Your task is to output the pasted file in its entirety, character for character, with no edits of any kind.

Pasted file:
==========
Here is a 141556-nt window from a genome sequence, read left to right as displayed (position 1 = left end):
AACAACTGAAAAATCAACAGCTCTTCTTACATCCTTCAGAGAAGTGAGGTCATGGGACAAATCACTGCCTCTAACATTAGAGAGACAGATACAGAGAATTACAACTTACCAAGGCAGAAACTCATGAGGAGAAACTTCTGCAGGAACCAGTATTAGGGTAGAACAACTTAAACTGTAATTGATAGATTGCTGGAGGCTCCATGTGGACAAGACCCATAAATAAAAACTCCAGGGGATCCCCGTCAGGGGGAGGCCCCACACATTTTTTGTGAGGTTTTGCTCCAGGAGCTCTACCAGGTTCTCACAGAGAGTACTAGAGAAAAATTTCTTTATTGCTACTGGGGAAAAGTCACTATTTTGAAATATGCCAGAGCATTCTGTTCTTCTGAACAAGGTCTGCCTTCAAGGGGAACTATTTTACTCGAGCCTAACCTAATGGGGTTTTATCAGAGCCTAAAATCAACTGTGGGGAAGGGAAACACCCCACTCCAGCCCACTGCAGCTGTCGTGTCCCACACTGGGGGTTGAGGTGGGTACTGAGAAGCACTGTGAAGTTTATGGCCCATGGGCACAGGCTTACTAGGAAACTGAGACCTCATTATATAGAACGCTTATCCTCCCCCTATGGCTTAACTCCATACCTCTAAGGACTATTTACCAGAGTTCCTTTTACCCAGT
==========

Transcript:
Here is a 141556-nt window from a genome sequence, read left to right as displayed (position 1 = left end):
AACAACTGAAAAATCAACAGCTCTTCTTACATCCTTCAGAGAAGTGAGGTCATGGGACAAATCACTGCCTCTAACATTAGAGAGACAGATACAGAGAATTACAACTTACCAAGGCAGAAACTCATGAGGAGAAACTTCTGCAGGAACCAGTATTAGGGTAGAACAACTTAAACTGTAATTGATAGATTGCTGGAGGCTCCATGTGGACAAGACCCATAAATAAAAACTCCAGGGGATCCCCGTCAGGGGGAGGCCCCACACATTTTTTGTGAGGTTTTGCTCCAGGAGCTCTACCAGGTTCTCACAGAGAGTACTAGAGAAAAATTTCTTTATTGCTACTGGGGAAAAGTCACTATTTTGAAATATGCCAGAGCATTCTGTTCTTCTGAACAAGGTCTGCCTTCAAGGGGAACTATTTTACTCGAGCCTAACCTAATGGGGTTTTATCAGAGCCTAAAATCAACTGTGGGGAAGGGAAACACCCCACTCCAGCCCACTGCAGCTGTCGTGTCCCACACTGGGGGTTGAGGTGGGTACTGAGAAGCACTGTGAAGTTTATGGCCCATGGGCACAGGCTTACTAGGAAACTGAGACCTCATTATATAGAACGCTTATCCTCCCCCTATGGCTTAACTCCATACCTCTAAGGACTATTTACCAGAGTTCCTTTTACCCAGT